Watch the Video:
I once had a Reformation History professor who had been around for a while, and had collected for himself a huge library of resources and artifacts that made him the envy of many of the other professors around him, the object of the adulation of most students. I too, was duly impressed. “Now that’s the real thing,” I thought to myself. And so for three years, he was something of a hero to me. He was always well dressed, carrying the most elegant briefcases and with books that we all knew to have been fully absorbed by him, but looking brand new, virtually untouched. This man was clearly, the quintessential professor.
In the final year of my program, I saw an elderly man, sitting outside the dormitory, brushing and polishing his shoes. He was dressed very casually, and I wondering what he was doing there. As Head Resident, I felt as if I had to find out if he needed anything. As I approached, he simply said, “Didn’t want to make a mess inside.” “Ok,” and went about my business, assuming the old guy would leave on his own eventually.
Later that night, I sat in the jam-packed auditorium of our college, awaiting a lecture from one of the world’s foremost experts on Reformation History, Roland Bainton, Professor Emeritus of Yale University. As he emerged and was introduced, I was startled that it was the shoe polisher from that morning. I remember feeling unimpressed. His suit looked a couple of sizes too big, and very, very out of fashion. That said, he shoes did seem to be quite shiny.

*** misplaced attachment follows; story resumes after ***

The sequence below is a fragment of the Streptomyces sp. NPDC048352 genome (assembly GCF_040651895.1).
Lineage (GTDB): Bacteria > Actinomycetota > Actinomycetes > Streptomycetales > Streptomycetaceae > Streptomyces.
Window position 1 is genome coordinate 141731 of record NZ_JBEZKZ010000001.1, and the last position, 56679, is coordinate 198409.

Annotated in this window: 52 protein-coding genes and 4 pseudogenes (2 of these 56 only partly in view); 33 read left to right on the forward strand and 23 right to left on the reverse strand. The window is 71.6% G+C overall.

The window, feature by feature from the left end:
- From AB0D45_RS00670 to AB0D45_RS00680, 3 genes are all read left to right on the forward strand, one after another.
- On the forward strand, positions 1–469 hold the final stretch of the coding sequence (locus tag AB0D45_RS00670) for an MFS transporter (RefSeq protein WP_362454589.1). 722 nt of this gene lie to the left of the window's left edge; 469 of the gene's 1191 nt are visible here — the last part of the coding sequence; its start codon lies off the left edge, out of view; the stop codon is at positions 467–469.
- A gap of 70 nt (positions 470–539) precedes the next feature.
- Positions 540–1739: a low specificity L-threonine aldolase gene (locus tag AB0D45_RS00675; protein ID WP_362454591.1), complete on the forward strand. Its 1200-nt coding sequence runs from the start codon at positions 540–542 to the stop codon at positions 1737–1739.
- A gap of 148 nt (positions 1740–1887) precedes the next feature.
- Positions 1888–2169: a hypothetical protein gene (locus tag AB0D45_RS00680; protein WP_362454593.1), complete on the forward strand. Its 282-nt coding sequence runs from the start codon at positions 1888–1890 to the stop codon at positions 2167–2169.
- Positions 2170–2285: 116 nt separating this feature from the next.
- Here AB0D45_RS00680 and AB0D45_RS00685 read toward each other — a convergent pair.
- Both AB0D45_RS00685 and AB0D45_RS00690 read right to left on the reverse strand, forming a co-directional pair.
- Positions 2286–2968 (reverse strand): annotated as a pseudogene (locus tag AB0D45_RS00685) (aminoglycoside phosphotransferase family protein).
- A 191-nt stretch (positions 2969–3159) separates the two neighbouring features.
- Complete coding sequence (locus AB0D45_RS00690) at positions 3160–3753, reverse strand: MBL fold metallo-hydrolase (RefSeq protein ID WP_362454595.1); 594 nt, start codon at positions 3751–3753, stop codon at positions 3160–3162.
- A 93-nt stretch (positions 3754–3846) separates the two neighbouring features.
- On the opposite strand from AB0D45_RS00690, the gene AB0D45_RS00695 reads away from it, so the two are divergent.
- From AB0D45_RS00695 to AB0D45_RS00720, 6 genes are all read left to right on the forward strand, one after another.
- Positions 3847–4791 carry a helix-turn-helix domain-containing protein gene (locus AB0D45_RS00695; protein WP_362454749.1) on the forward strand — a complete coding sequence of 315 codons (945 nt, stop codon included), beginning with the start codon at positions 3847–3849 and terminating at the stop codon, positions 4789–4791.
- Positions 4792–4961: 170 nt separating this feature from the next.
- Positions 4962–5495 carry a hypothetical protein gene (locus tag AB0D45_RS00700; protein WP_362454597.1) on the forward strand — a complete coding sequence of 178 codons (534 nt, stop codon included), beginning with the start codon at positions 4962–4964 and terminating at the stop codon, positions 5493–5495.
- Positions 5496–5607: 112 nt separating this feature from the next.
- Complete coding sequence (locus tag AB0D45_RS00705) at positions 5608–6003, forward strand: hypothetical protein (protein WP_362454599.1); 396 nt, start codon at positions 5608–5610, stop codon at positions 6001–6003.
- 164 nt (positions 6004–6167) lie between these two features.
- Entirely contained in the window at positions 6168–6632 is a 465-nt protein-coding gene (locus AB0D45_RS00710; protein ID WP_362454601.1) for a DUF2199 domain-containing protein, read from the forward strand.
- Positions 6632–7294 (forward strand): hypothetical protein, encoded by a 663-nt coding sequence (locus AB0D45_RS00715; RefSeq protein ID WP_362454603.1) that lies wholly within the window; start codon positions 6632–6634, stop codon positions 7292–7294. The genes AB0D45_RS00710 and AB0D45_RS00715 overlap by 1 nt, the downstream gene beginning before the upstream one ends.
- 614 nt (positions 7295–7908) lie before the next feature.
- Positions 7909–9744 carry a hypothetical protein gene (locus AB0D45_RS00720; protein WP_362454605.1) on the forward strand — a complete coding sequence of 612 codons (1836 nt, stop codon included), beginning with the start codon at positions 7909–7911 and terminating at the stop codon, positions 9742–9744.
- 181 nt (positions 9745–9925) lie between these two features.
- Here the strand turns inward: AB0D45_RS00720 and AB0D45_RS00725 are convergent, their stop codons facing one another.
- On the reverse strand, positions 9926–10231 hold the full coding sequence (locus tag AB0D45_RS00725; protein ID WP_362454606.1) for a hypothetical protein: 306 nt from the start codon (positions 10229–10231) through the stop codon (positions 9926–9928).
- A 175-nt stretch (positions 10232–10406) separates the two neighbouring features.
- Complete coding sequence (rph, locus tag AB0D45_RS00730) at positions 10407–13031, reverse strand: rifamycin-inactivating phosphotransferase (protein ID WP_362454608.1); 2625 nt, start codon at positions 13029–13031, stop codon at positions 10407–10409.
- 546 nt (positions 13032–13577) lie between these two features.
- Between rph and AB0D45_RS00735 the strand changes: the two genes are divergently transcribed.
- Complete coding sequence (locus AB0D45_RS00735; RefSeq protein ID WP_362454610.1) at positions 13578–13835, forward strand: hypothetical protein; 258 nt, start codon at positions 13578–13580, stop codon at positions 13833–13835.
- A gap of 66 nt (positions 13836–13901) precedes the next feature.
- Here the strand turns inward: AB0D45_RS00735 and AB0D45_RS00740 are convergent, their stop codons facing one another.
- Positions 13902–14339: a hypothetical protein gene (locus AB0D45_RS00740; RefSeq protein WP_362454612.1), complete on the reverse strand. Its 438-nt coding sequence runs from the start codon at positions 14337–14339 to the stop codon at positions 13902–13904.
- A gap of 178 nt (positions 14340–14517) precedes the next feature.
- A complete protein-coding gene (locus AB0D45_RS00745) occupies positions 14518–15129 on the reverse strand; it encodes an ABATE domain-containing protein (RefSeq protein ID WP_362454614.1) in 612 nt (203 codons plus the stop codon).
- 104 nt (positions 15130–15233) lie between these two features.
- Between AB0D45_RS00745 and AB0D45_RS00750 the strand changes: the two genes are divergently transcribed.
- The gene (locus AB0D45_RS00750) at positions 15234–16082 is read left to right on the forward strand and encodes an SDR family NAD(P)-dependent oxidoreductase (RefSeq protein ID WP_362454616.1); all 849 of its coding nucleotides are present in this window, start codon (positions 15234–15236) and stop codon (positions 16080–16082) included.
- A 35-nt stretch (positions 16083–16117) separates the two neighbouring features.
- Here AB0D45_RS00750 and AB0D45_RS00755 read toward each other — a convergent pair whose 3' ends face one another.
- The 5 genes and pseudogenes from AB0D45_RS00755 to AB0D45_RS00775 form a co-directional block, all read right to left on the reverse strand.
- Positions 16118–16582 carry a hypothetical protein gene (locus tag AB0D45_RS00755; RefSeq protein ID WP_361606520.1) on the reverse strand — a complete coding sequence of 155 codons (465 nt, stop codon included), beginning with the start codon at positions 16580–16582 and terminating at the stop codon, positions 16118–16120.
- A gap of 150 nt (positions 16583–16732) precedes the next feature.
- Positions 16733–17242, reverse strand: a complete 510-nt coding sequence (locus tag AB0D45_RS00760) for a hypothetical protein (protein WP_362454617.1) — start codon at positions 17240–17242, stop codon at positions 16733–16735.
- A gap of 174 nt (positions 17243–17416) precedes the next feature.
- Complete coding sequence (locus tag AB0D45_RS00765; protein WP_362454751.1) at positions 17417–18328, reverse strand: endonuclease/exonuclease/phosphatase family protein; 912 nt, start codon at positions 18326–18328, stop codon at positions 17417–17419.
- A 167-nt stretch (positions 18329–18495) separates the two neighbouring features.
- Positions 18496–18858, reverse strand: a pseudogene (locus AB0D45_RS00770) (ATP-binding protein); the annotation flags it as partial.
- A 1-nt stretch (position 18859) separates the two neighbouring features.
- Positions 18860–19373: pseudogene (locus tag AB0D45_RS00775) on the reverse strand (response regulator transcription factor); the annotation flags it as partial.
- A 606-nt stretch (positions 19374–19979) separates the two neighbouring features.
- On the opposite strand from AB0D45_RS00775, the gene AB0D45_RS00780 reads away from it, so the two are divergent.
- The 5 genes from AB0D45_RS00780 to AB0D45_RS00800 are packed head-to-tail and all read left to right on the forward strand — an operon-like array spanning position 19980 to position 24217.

And, then he came to the center of the stage, and put his hands behind his back and began to speak. No podium, no notes. He just began to speak, and what flowed from him was an utterly brilliant command of a period of history that has occupied the minds of scholars for centuries. Here, before me, in that moment, I saw true brilliance. None of the peripherals or that accoutrements that seemed to have been part and parcel of expertise and brilliance up until that very instant. Here indeed, was the real thing!
This weekend, we explored Christ’s Kingship and what it means, seeking to rid ourselves of the preconceptions and embracing the truth of what it means that Christ is our King, and that we are called to be a part of His Kingdom.